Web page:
I also have a great dilemma on how to price the partial first printing dust jacket. My gut feeling is that it should be priced at somewhere between $500 and $1,000. $500 is probably how I should go, but I am torn. These jackets rarely show up even in trashed condition.

I will most likely pair the horrible condition book I just purchased with this partial dust jacket and then put the combination up for sale. I may go with eBay in order to reach the greatest audience. My first attempt might be to try for around $1,000 just to see what happens. It can't hurt since my listing will be free. I can then lower the price gradually. I am very mindful of people buying to resell, and I would prefer for a book like this to go to someone who actually wants it.

I tend to think the value is roughly $500, but like I said, I will probably start at $1,000 and work my way down. I want as much as possible for the extra book and jacket to offset my high cost for the two books just purchased. People who are willing to settle for a poor condition dust jacket would never pay thousands for a nice condition dust jacket, so $500 may be the actual value. I'm okay if a few of you want to give your opinion.

Friday, October 15, 2010

Nancy Drew 1st Printing Auctions Part 3

The seller of the Nancy Drew books from round one then listed his 1930A-1 Old Clock book with dust jacket and his 1930A-1 Hidden Staircase book with dust jacket. These auctions overlapped with the auctions mentioned in my previous post. This is the first time that two copies of the 1930A-1 Old Clock and 1930A-1 Hidden Staircase dust jackets have ever been sold on eBay at the same time. Normally, years pass with neither surfacing, yet we saw two of each simultaneously.

1930A-1 Old Clock with dust jacket

Old Clock sold for $7,633.88, once again, far short of $11,700.

1930A-1 Hidden Staircase with dust jacket

This book sold for $4,361.00.

We have two differing opinions about the overall value of the books and jackets in cases like this where the books are in rough shape. Some people feel that the books are worth less than the Farah's Guide values while others seem to think the books are worth more than the Farah's Guide values.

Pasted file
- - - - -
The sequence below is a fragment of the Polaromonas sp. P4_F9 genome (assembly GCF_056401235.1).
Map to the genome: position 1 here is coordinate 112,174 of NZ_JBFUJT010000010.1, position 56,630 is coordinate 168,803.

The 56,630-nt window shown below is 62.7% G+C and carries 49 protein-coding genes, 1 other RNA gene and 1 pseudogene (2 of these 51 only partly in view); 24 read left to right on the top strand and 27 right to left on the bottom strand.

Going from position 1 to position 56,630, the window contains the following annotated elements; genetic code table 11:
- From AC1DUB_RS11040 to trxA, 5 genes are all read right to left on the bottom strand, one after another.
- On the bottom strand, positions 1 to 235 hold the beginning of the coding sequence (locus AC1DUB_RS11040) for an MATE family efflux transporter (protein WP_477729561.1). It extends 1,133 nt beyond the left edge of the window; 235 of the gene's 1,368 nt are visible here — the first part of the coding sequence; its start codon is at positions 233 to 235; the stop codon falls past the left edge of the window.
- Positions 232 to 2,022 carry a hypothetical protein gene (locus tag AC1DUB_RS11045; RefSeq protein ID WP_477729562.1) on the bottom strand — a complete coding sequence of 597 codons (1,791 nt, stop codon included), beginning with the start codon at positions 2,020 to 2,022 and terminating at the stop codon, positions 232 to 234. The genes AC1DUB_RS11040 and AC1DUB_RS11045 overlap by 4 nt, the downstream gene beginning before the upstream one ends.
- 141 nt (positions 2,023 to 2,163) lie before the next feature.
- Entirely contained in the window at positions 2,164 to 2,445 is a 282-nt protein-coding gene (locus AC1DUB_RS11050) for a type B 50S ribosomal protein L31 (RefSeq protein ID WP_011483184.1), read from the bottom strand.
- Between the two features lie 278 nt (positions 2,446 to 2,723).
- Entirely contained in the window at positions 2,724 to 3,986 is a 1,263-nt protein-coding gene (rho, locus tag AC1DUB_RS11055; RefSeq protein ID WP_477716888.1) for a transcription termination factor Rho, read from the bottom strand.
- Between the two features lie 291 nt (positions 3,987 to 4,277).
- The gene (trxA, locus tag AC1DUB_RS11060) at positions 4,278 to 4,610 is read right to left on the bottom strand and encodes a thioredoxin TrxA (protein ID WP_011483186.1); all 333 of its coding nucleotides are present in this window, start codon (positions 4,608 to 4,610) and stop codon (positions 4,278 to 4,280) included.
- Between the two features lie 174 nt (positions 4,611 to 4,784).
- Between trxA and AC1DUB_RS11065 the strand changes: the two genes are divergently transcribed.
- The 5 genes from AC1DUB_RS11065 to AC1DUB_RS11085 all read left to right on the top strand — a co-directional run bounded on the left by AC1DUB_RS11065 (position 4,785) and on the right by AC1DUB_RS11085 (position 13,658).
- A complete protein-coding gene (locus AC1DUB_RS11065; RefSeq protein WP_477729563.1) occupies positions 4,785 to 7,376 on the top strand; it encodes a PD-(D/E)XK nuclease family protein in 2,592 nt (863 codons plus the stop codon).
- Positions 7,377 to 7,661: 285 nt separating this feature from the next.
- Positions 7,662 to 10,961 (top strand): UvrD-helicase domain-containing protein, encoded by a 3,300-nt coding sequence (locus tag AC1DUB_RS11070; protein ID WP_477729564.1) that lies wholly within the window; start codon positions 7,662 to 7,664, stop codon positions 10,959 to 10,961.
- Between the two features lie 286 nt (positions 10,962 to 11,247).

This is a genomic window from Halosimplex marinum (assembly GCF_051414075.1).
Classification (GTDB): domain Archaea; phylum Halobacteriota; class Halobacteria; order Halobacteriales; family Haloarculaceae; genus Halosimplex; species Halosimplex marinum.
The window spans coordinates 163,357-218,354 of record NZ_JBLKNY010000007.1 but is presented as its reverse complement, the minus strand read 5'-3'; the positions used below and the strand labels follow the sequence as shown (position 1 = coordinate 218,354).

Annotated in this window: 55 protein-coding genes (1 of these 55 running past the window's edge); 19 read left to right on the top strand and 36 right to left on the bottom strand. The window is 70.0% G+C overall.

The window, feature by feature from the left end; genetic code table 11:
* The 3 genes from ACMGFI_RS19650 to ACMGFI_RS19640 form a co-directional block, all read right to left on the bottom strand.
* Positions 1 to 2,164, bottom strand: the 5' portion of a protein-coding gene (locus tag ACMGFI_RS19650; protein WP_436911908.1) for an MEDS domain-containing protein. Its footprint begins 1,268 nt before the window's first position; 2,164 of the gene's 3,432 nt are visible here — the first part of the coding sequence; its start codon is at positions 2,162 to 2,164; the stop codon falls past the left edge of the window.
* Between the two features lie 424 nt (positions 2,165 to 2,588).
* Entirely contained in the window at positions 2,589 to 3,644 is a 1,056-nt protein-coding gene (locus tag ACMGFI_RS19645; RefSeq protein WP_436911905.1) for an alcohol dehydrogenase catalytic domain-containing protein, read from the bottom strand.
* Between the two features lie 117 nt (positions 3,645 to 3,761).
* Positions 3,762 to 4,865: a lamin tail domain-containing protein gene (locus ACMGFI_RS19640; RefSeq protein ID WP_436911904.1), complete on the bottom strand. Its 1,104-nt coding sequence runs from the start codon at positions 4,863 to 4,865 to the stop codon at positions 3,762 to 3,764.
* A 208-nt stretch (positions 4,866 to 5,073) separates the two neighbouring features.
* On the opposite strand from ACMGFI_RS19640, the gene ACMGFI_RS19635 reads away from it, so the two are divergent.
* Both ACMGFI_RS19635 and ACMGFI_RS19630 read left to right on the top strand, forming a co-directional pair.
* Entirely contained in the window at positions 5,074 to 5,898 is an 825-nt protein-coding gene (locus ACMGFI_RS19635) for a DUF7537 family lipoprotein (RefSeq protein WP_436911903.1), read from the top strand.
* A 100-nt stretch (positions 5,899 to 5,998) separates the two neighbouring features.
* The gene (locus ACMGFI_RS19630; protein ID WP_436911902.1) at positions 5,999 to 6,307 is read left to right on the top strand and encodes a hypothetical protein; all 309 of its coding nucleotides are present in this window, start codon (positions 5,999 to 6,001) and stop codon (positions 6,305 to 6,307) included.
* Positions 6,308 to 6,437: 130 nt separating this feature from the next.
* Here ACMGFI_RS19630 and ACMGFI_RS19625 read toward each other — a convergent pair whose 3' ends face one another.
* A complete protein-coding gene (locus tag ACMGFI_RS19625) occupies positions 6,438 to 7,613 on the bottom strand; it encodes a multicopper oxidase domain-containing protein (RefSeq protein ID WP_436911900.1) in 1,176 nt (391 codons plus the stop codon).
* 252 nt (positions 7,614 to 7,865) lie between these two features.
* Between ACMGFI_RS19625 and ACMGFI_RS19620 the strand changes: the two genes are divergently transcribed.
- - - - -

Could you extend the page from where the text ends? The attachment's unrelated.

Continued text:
I have been in communication with the other bidder on these two lots. Neither one of us wanted the books and only wanted the dust jackets. A lot of people assumed that the horrible condition of the books made these particular auctions to be undesirable. I saw this as an opportunity. Those of us who are actively bidding on these first printing books and jackets already have the books and only desire the dust jackets.

The dust jackets that list to Bungalow Mystery are so extremely scarce that collectors have to settle for whatever condition dust jacket comes up for sale. There are only eight known examples of the Old Clock first printing dust jacket in existence, and two of them are the ones that just sold on eBay.

The dust jackets are very scarce and desirable, but these particular examples are not in excellent condition. They are valuable but worth somewhat less than the Farah's Guide values. The books are in horrible shape and are not worth much at all.

Someone told the seller regarding Old Clock, "Do you know yet that this book is valued at $10,000 for the dj and $1,000 for the book?? It is noted in Farah's Guide that 'the first edition dust jacket is extremly rare with, probably, less than ten existing copies in any condition.' Your dj is perfect! I hope you will get what you should for this unbelievable find!!"

The book is trashed. How can it possibly be worth $1,000? The Farah's Guide values are for books and jackets in great shape. The seller was told that the jacket is "perfect." As I told Jenn Fisher, the jacket has a "huge freaking water stain! It's not perfect!" The jacket is not worth as much as Farah's Guide states since it is not perfect!

By telling the sellers the very highest values, the sellers are guaranteed to be disappointed when the books fail to reach those values. It happens every single time one of these books goes up for sale. It happened with the Bungalow Mystery first printing book and jacket I purchased recently.

In the Bungalow Mystery auction, someone told the seller, "Wow! Awesome book! This is the true first print for this book and worth around $5000! May go higher, its in such great shape." Most people who commented publicly about that auction and who are the same people who desire these early first printings pointed out the mildew problem and felt that the book was worth somewhat less than the Farah's Guide value. Why do other people who are not interested in bidding tell the sellers that the books are worth more than the Farah's Guide values?

Jackets aside, the water-damaged Old Clock and Hidden Staircase books are of low value, which makes the comment about the Old Clock book having a value of $1,000 to be completely ridiculous.